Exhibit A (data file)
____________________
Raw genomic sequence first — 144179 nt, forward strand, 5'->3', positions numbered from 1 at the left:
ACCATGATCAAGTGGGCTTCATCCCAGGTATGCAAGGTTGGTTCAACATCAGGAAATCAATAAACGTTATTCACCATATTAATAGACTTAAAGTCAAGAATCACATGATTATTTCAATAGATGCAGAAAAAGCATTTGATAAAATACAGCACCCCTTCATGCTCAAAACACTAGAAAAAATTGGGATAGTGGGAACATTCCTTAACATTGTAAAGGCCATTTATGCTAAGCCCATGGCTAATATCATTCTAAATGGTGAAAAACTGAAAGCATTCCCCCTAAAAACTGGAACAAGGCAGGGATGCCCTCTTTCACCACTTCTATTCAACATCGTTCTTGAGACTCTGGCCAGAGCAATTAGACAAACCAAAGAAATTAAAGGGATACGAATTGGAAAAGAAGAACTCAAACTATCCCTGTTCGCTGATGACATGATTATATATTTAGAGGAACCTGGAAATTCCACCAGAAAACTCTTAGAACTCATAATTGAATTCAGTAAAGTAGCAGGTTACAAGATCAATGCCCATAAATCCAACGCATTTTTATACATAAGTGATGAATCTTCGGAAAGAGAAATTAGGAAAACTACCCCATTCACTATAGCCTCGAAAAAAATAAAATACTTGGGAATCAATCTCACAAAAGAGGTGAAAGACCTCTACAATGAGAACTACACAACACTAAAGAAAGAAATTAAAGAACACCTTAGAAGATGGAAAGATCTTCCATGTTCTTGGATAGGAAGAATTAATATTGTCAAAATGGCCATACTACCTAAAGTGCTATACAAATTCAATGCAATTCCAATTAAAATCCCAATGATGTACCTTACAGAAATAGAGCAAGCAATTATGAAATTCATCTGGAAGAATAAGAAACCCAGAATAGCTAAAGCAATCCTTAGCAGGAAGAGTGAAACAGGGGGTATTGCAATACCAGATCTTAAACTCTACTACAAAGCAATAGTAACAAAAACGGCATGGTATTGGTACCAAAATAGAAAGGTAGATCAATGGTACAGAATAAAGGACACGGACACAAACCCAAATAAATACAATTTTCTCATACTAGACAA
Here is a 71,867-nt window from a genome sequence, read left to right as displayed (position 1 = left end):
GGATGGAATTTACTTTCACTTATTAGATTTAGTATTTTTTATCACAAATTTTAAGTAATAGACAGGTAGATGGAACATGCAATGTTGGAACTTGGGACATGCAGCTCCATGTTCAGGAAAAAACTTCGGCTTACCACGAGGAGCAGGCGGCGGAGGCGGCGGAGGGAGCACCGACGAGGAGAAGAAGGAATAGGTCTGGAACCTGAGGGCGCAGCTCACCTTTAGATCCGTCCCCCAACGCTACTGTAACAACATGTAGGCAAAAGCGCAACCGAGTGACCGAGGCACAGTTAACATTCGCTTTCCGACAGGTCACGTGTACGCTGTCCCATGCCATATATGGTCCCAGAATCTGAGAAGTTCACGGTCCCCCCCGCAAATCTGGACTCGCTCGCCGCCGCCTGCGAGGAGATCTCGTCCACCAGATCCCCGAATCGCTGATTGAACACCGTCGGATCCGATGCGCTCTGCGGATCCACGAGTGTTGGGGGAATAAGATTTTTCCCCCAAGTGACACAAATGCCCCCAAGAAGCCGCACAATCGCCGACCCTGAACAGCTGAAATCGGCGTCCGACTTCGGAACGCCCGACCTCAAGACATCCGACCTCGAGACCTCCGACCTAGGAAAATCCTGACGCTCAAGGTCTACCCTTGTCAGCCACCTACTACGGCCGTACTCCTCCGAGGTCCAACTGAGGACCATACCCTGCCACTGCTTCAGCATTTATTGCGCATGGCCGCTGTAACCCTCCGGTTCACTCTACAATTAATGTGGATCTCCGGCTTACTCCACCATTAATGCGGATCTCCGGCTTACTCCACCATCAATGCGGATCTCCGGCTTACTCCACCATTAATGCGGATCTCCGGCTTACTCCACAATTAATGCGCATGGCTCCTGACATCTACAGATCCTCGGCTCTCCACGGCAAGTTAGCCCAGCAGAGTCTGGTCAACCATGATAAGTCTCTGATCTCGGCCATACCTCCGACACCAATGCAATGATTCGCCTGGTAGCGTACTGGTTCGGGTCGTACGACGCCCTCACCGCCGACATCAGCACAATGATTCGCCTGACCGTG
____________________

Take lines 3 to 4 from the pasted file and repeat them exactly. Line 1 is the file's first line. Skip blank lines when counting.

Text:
Here is a 71,867-nt window from a genome sequence, read left to right as displayed (position 1 = left end):
GGATGGAATTTACTTTCACTTATTAGATTTAGTATTTTTTATCACAAATTTTAAGTAATAGACAGGTAGATGGAACATGCAATGTTGGAACTTGGGACATGCAGCTCCATGTTCAGGAAAAAACTTCGGCTTACCACGAGGAGCAGGCGGCGGAGGCGGCGGAGGGAGCACCGACGAGGAGAAGAAGGAATAGGTCTGGAACCTGAGGGCGCAGCTCACCTTTAGATCCGTCCCCCAACGCTACTGTAACAACATGTAGGCAAAAGCGCAACCGAGTGACCGAGGCACAGTTAACATTCGCTTTCCGACAGGTCACGTGTACGCTGTCCCATGCCATATATGGTCCCAGAATCTGAGAAGTTCACGGTCCCCCCCGCAAATCTGGACTCGCTCGCCGCCGCCTGCGAGGAGATCTCGTCCACCAGATCCCCGAATCGCTGATTGAACACCGTCGGATCCGATGCGCTCTGCGGATCCACGAGTGTTGGGGGAATAAGATTTTTCCCCCAAGTGACACAAATGCCCCCAAGAAGCCGCACAATCGCCGACCCTGAACAGCTGAAATCGGCGTCCGACTTCGGAACGCCCGACCTCAAGACATCCGACCTCGAGACCTCCGACCTAGGAAAATCCTGACGCTCAAGGTCTACCCTTGTCAGCCACCTACTACGGCCGTACTCCTCCGAGGTCCAACTGAGGACCATACCCTGCCACTGCTTCAGCATTTATTGCGCATGGCCGCTGTAACCCTCCGGTTCACTCTACAATTAATGTGGATCTCCGGCTTACTCCACCATTAATGCGGATCTCCGGCTTACTCCACCATCAATGCGGATCTCCGGCTTACTCCACCATTAATGCGGATCTCCGGCTTACTCCACAATTAATGCGCATGGCTCCTGACATCTACAGATCCTCGGCTCTCCACGGCAAGTTAGCCCAGCAGAGTCTGGTCAACCATGATAAGTCTCTGATCTCGGCCATACCTCCGACACCAATGCAATGATTCGCCTGGTAGCGTACTGGTTCGGGTCGTACGACGCCCTCACCGCCGACATCAGCACAATGATTCGCCTGACCGTG